Christopher Krebs, the top federal cybersecurity official who was fired by President TrumpDonald TrumpOvernight Defense & National Security — The Pentagon's deadly mistake Overnight Energy & Environment — Presented by Climate Power — Interior returns BLM HQ to Washington France pulls ambassadors to US, Australia in protest of submarine deal MORE last week due to the official’s efforts to dispel concerns on 2020 election safety, said in a “60 Minutes” interview this week that he was “most upset" that he “didn't get a chance to say goodbye” to his team.
In the interview, a portion of which aired on “CBS This Morning” Friday, correspondent Scott Pelley read out a statement Krebs released earlier this month on behalf of the Cybersecurity and Infrastructure Security Agency (CISA), stating that “the November 3rd election was the most secure in American history. ... There is no evidence that any voting system deleted or lost votes or changed votes or was in any way compromised.”
"Yeah, I stand by that," Krebs told Pelley.
"The president tweeted after that statement, quote, 'The recent statement by Chris Krebs on the security of the 2020 election was highly inaccurate in that there were massive improprieties and fraud,'" Pelley continued. "Do you remember what the president said at the end of that tweet?"
"Oh, I was terminated?" Krebs asked. “Yes. I recall that.”
"Were you surprised?" Pelley replied.
"I don't know if I was necessarily surprised. It's not how I wanted to go out,” Krebs said.
“I think the thing that upsets me the most about that is I didn't get a chance to say goodbye to my team,” the former CISA director continued. “And I'd worked with them for 3 1/2 years, in the trenches. Building an agency, putting CISA on the national stage. And I love that team. And I didn't get a chance to say goodbye, so that's what I'm most upset about."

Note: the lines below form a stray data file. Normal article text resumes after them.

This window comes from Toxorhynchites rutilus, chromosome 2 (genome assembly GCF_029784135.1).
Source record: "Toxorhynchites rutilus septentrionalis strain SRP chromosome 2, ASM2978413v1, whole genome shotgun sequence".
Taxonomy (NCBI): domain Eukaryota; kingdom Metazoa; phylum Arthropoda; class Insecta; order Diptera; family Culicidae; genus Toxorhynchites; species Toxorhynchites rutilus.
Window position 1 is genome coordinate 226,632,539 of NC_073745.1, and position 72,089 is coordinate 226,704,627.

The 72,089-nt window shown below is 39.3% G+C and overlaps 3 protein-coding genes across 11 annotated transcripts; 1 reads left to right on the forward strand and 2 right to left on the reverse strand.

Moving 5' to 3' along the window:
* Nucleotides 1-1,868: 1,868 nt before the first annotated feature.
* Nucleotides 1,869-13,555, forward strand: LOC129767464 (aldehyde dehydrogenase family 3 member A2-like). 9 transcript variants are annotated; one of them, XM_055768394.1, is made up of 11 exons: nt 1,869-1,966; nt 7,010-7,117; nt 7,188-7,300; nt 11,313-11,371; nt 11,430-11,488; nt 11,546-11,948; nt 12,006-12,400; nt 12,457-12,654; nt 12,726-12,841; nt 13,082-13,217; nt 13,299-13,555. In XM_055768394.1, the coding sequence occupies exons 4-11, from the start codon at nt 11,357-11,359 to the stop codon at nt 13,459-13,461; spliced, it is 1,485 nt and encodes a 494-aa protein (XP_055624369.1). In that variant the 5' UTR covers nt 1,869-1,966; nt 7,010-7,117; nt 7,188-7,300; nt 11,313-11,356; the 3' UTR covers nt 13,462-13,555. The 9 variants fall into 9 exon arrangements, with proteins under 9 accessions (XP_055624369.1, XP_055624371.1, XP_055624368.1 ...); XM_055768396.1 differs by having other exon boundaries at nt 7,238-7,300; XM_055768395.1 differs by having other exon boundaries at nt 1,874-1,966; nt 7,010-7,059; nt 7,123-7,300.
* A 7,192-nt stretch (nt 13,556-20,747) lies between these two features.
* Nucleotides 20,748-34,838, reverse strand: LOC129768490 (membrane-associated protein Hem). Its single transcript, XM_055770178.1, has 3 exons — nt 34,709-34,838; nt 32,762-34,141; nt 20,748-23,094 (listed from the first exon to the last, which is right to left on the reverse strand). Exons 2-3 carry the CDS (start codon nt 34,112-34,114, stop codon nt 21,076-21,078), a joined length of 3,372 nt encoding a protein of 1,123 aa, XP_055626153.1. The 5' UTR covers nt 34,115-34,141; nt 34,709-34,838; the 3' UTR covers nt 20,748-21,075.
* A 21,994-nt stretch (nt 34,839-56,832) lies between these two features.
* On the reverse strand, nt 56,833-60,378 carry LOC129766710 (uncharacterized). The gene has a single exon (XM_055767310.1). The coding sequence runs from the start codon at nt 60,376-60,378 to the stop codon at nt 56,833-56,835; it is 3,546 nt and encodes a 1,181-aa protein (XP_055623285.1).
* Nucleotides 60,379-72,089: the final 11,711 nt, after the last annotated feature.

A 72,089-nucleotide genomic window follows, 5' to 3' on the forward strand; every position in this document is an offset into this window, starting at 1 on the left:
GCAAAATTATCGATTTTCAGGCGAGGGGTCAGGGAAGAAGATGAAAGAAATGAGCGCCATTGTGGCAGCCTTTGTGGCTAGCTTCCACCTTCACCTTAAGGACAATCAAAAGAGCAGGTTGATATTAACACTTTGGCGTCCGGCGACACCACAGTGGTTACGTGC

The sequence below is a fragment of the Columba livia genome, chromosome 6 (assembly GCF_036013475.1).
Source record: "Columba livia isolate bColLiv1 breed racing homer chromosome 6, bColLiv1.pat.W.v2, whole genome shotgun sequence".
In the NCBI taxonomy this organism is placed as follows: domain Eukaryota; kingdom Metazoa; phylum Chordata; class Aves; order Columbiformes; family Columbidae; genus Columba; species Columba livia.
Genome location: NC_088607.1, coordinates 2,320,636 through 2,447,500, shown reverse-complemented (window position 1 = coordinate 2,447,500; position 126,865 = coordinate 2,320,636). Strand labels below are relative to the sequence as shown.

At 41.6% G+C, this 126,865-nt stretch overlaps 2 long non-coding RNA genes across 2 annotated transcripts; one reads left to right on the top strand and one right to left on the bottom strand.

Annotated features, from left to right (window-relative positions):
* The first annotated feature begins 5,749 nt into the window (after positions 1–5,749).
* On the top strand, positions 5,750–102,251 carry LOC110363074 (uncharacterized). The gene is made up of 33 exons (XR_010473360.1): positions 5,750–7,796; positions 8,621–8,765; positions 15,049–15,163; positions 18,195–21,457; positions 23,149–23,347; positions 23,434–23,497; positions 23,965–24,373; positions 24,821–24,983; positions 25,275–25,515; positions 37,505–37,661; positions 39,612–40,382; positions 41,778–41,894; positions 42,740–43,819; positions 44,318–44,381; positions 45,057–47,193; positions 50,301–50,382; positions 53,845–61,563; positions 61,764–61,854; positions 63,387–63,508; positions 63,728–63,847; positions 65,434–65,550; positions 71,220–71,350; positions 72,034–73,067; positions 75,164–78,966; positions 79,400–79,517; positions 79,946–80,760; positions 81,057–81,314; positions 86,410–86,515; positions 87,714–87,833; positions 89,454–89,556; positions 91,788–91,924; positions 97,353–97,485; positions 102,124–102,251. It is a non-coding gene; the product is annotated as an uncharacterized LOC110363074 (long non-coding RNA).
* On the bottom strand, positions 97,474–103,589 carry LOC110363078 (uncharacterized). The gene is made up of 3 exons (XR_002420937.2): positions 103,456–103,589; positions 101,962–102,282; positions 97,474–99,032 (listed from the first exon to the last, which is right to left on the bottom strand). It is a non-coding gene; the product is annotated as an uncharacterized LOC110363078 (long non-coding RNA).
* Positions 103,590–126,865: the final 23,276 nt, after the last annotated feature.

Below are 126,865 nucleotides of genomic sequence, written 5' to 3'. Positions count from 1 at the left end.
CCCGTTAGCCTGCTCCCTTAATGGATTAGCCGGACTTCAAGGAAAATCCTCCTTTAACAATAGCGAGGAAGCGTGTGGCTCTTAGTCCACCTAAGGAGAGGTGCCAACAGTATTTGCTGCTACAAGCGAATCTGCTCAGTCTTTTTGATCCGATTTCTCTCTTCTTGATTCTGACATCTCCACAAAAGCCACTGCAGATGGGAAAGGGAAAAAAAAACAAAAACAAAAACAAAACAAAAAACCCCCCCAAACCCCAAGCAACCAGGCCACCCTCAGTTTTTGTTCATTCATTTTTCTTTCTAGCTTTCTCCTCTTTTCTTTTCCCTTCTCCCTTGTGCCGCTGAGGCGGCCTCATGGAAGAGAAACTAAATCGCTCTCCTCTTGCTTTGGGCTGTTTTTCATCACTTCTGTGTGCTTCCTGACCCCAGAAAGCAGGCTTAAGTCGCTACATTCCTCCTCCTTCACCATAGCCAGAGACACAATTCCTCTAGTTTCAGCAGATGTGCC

In Trump’s tweet last week, the president wrote that Krebs’s firing was “effective immediately.”
“Poll Watchers not allowed into polling locations, 'glitches' in the voting machines which changed votes from Trump to Biden, late voting, and many more,” the president claimed in an attempt to challenge the statement from Krebs.
These claims, among others of voter fraud and voting irregularities, have since been disputed by several courts as Trump’s legal team attempts to challenge the election results in key battleground states
However, Trump has repeatedly refused to concede to President-elect Joe BidenJoe BidenHouse Democrat threatens to vote against party's spending bill if HBCUs don't get more federal aid Overnight Defense & National Security — The Pentagon's deadly mistake Haitians stuck in Texas extend Biden's immigration woes MORE, who was projected by all major news outlets to win the race on Nov. 7.
Krebs has committed to standing by his assertion that the 2020 election was secure, calling a Nov. 19 press conference held by Trump attorney Rudy GiulianiRudy GiulianiRoger Stone served with Capitol riot lawsuit during radio interview FEC finds Twitter didn't break law by blocking spread of Hunter Biden story Juan Williams: The toxic legacy of Trump's corruption MORE and other Republicans “the most dangerous 1hr 45 minutes of television in American history.”
“If you don’t know what I’m talking about, you’re lucky,” Krebs added in a tweet.
In the press conference, Giuliani cited multiple now-debunked claims of voter fraud. He also cited a scene from the film “My Cousin Vinny” in which a character is too far away from a crime scene to be a credible witness to argue the Trump campaign wasn't allowed close enough to observe ballot counting in Pennsylvania.
In his role as head of CISA, Krebs coordinated with state and local officials to boost election security following Russian interference in 2016.
On the evening of Krebs’s firing, Deputy Director Matthew Travis resigned, and top cybersecurity official Bryan Ware stepped down the week prior following pressure from the White House.
The full “60 Minutes” interview with Krebs is scheduled to air at 7:30 p.m. EST on Sunday.